Yokiko Hayashi-Saguil, a Student Services policy associate at the State Board, testified in favor of the bill’s passage.

“We recognize that these students are already enrolled on our campuses, but may not be accessing the early commitment of state financial aid that is designed to encourage them to complete postsecondary options and allow them to be able to have sustainable and wonderful life opportunities beyond their postsecondary education,” she said.

Student support bills

The committee spent the remainder of its time on bills that would expand Washington College Grant eligibility and create outreach and completion initiatives to increase enrollment in postsecondary education.

“COVID-19 has hit postsecondary education very hard, with a lot of declines in enrollment, retention [and] financial aid — and these opportunities should be available to everyone to go to higher education — but it has particularly impacted students of color, rural, non-traditional students, first-generation students, and these inequities are becoming greater in this pandemic,” Rep. Vandana Slatter, the chair of the committee, said. “So what these bills are doing are working together to ensure students have three things: one, understand and access financial aid to enroll and post-secondary education, two, financial resources to persist in complete their degree, and, three, aren't burdened by high interest student loans.”

Washington College Grant expansion

HB 1659 would expand Washington College Grant eligibility and award levels. As currently written, students at or below 55% of the state’s median family income are eligible for the maximum award. HB 1659 would extend that to students at or below 70% of the state’s median family income. Additionally, the bill would allow students who receive the maximum award to be eligible for an annual bridge grant to cover higher education expenses beyond tuition and fees.

“We must find a way for talented and hardworking Washingtonians, particularly those from low-income backgrounds to be prepared to compete for strong living-wage jobs,” Slatter, the bill’s prime sponsor, said. “With critical workforce shortages in many fields like teaching, health care, behavioral health care, STEM, we need a future skilled workforce for an economically resilient and healthy state.”

Mirian Mencias, one of the State Board’s legislative interns for the 2022 session and student at Highline College, expressed her support for the bill.

“I cannot tell you that when I heard you, Representative [Slatter], speak and I felt that you were talking about me. I am one of those students that are still struggling to get to a basic education,” Mencias said. “I don't think we understand when we speak about food insecurity, shelter insecurity, and crawling our way through education. We need more funding.”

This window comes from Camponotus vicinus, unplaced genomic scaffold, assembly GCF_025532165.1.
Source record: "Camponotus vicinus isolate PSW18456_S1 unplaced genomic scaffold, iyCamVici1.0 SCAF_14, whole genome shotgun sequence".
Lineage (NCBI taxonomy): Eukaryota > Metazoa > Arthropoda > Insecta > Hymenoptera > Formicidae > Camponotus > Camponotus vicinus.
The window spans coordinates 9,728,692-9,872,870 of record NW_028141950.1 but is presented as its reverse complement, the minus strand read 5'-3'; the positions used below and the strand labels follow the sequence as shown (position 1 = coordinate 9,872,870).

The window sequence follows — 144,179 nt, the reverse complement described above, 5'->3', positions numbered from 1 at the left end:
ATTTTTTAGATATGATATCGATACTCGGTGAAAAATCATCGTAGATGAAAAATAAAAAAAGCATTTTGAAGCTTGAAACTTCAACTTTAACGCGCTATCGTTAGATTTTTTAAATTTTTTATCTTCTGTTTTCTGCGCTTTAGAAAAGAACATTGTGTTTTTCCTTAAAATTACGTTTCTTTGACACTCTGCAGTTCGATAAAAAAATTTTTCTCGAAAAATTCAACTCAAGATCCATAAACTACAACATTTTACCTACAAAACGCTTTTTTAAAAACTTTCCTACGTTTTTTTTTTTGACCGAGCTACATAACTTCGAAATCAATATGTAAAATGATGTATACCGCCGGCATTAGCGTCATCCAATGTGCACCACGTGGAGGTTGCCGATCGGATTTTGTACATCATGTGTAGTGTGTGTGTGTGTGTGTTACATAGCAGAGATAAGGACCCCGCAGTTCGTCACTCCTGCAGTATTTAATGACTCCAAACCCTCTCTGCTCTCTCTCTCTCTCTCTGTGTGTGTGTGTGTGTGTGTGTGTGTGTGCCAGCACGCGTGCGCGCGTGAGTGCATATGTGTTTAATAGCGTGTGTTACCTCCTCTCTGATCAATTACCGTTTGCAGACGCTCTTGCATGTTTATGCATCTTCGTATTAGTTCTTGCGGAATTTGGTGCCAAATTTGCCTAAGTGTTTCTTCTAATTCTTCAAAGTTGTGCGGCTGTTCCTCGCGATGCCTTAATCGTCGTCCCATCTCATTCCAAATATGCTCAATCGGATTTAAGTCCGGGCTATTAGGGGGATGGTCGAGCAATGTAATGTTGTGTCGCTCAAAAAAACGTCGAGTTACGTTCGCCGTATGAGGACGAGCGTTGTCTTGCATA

Hayashi-Saguil  also spoke in favor.

“We believe that the expansion of the eligibility for the Washington College Grant and the creation of the bridge grant funding to help students meet their needs and enable them to pay for and access everything that their college education could incur is a wonderful asset, and we believe that this would be a wonderful thing for our students,” she said.

Outreach and completion initiatives

The committee also heard testimony on HB 1835, a bill that would:

  • require the Washington Student Achievement Council to advertise the Washington College Grant
  • establish the FAFSA and WASFA Outreach and Completion Initiative between colleges and universities and high schools
  • establish grant programs for public libraries and community based organizations to conduct community outreach to increase FAFSA and WASFA completion rates
  • determine a student’s eligibility for the Washington College Grant based on whether they’re receiving benefits from a public assistance program
  • require higher education institutions to inform people who receive public assistance of their eligibility to receive the Washington College Grant, such as through a mailing

Rep. Drew Hansen, former chair of the House College and Workforce Development Committee, is the bill’s prime sponsor.

“When you let people know there's free money available, they're more likely to enroll, so we're going to put that message on blast,” he said.

Seattle Public Schools, Hansen continued, maintains a high FAFSA and WASFA completion rate, increasing it during the COVID-19 pandemic.

“They're pulling that off because they have embedded Seattle Colleges employees in the high schools whose only job is to make sure people know about the opportunity to go to college and fill out that form. That is exactly what we're going to do statewide,” he said.

Choi Halladay, deputy executive director for Business Operations at the State Board, spoke in favor of the bill.

“There are a number of factors within the bill that we think will be helpful in getting students to fill out of financial aid and qualify for Washington College Grant, including developing relationships with community partners and our direct outreach to high schools, which is a proven methodology that the Seattle Promise has shown,” he said. “We think that establishing a way for students to complete college is one of the critical elements to economic growth for the future, and we fully support the bill.”

Kurt Buttleman, vice chancellor of academics and student success at the Seattle College District, also spoke in favor of the bill. Buttleman oversees the Seattle Promise program.